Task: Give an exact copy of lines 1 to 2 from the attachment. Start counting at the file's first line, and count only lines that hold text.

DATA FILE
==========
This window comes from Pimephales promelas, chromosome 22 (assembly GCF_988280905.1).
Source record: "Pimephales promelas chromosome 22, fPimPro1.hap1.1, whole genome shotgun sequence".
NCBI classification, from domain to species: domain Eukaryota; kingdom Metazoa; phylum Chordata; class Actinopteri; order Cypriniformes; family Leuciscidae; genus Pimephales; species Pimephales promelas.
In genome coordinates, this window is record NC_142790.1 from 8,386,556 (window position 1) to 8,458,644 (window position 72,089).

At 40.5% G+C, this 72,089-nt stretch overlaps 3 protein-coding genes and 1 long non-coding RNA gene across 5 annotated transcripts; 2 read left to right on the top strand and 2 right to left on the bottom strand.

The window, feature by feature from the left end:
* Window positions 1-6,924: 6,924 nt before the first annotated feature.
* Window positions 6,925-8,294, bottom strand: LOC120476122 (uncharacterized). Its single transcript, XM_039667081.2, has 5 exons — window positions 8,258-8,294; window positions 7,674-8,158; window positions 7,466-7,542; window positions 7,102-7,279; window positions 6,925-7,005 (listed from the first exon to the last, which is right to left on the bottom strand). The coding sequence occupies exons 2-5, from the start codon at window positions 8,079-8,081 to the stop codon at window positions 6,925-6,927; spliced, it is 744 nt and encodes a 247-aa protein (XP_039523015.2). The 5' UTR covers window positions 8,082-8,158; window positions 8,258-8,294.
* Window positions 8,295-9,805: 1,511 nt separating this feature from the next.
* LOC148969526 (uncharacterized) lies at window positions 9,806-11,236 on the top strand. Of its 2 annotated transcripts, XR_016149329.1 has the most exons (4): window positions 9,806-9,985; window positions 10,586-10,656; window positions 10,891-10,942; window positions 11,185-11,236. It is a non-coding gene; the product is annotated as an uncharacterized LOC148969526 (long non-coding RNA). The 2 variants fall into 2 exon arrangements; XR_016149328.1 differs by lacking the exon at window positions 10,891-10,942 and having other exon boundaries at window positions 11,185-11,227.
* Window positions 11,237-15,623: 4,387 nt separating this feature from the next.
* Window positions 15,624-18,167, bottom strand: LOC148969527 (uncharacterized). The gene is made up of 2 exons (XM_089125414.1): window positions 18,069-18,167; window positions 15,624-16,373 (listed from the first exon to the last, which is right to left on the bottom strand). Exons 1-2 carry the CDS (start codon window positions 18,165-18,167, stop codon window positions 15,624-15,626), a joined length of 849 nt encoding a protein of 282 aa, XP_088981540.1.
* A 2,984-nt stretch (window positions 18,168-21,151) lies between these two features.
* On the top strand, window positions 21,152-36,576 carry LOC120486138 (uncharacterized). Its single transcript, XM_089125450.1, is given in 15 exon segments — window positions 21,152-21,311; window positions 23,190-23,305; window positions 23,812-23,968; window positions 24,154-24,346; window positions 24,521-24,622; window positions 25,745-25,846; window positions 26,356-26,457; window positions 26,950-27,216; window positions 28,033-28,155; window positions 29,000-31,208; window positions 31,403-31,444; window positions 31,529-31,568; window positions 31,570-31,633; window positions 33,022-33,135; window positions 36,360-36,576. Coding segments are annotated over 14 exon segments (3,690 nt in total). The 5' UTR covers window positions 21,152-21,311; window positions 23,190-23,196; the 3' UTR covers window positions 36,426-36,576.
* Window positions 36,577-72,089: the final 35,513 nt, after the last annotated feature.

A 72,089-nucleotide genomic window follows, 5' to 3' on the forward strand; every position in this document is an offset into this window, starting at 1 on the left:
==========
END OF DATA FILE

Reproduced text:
This window comes from Pimephales promelas, chromosome 22 (assembly GCF_988280905.1).
Source record: "Pimephales promelas chromosome 22, fPimPro1.hap1.1, whole genome shotgun sequence".